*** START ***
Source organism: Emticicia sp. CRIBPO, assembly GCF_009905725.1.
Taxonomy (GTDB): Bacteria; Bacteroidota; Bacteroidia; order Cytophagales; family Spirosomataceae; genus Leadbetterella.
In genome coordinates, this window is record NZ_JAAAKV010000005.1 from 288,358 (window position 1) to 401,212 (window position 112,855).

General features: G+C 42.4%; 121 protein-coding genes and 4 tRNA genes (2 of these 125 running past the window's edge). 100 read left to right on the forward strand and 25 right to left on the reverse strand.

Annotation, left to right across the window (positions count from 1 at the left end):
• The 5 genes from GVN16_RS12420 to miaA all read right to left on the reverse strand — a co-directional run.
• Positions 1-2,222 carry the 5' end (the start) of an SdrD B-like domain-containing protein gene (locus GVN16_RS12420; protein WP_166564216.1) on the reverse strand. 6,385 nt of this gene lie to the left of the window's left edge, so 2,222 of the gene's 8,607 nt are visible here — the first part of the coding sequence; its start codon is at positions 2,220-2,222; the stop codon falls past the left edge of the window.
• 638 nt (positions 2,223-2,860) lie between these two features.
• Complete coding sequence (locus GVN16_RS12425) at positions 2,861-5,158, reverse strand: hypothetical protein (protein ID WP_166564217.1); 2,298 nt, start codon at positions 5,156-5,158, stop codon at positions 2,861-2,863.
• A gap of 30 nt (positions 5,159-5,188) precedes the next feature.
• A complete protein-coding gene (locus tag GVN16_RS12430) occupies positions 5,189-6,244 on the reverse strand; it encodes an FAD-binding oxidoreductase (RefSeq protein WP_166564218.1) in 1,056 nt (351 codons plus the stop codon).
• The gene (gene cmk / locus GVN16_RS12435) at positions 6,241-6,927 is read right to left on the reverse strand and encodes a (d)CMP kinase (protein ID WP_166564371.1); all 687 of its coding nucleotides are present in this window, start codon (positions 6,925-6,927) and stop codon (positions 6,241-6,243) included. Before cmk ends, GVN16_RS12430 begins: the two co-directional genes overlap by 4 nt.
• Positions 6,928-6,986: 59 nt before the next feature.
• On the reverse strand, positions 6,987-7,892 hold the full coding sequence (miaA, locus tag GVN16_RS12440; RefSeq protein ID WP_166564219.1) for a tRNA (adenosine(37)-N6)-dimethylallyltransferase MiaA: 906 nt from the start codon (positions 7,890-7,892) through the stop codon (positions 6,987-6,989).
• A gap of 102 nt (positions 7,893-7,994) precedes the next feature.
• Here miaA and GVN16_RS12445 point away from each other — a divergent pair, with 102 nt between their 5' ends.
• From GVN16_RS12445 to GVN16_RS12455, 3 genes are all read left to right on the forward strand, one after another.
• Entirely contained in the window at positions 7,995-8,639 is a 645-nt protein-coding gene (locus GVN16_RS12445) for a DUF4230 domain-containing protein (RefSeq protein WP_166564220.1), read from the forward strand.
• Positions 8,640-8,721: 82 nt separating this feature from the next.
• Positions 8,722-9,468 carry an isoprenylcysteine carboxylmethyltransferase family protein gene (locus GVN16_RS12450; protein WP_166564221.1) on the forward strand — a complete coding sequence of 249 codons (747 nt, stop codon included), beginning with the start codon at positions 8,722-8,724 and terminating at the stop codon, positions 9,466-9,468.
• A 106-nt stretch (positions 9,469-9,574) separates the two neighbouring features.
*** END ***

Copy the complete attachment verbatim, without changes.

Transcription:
Source organism: Emticicia sp. CRIBPO, assembly GCF_009905725.1.
Taxonomy (GTDB): Bacteria; Bacteroidota; Bacteroidia; order Cytophagales; family Spirosomataceae; genus Leadbetterella.
In genome coordinates, this window is record NZ_JAAAKV010000005.1 from 288,358 (window position 1) to 401,212 (window position 112,855).

General features: G+C 42.4%; 121 protein-coding genes and 4 tRNA genes (2 of these 125 running past the window's edge). 100 read left to right on the forward strand and 25 right to left on the reverse strand.

Annotation, left to right across the window (positions count from 1 at the left end):
• The 5 genes from GVN16_RS12420 to miaA all read right to left on the reverse strand — a co-directional run.
• Positions 1-2,222 carry the 5' end (the start) of an SdrD B-like domain-containing protein gene (locus GVN16_RS12420; protein WP_166564216.1) on the reverse strand. 6,385 nt of this gene lie to the left of the window's left edge, so 2,222 of the gene's 8,607 nt are visible here — the first part of the coding sequence; its start codon is at positions 2,220-2,222; the stop codon falls past the left edge of the window.
• 638 nt (positions 2,223-2,860) lie between these two features.
• Complete coding sequence (locus GVN16_RS12425) at positions 2,861-5,158, reverse strand: hypothetical protein (protein ID WP_166564217.1); 2,298 nt, start codon at positions 5,156-5,158, stop codon at positions 2,861-2,863.
• A gap of 30 nt (positions 5,159-5,188) precedes the next feature.
• A complete protein-coding gene (locus tag GVN16_RS12430) occupies positions 5,189-6,244 on the reverse strand; it encodes an FAD-binding oxidoreductase (RefSeq protein WP_166564218.1) in 1,056 nt (351 codons plus the stop codon).
• The gene (gene cmk / locus GVN16_RS12435) at positions 6,241-6,927 is read right to left on the reverse strand and encodes a (d)CMP kinase (protein ID WP_166564371.1); all 687 of its coding nucleotides are present in this window, start codon (positions 6,925-6,927) and stop codon (positions 6,241-6,243) included. Before cmk ends, GVN16_RS12430 begins: the two co-directional genes overlap by 4 nt.
• Positions 6,928-6,986: 59 nt before the next feature.
• On the reverse strand, positions 6,987-7,892 hold the full coding sequence (miaA, locus tag GVN16_RS12440; RefSeq protein ID WP_166564219.1) for a tRNA (adenosine(37)-N6)-dimethylallyltransferase MiaA: 906 nt from the start codon (positions 7,890-7,892) through the stop codon (positions 6,987-6,989).
• A gap of 102 nt (positions 7,893-7,994) precedes the next feature.
• Here miaA and GVN16_RS12445 point away from each other — a divergent pair, with 102 nt between their 5' ends.
• From GVN16_RS12445 to GVN16_RS12455, 3 genes are all read left to right on the forward strand, one after another.
• Entirely contained in the window at positions 7,995-8,639 is a 645-nt protein-coding gene (locus GVN16_RS12445) for a DUF4230 domain-containing protein (RefSeq protein WP_166564220.1), read from the forward strand.
• Positions 8,640-8,721: 82 nt separating this feature from the next.
• Positions 8,722-9,468 carry an isoprenylcysteine carboxylmethyltransferase family protein gene (locus GVN16_RS12450; protein WP_166564221.1) on the forward strand — a complete coding sequence of 249 codons (747 nt, stop codon included), beginning with the start codon at positions 8,722-8,724 and terminating at the stop codon, positions 9,466-9,468.
• A 106-nt stretch (positions 9,469-9,574) separates the two neighbouring features.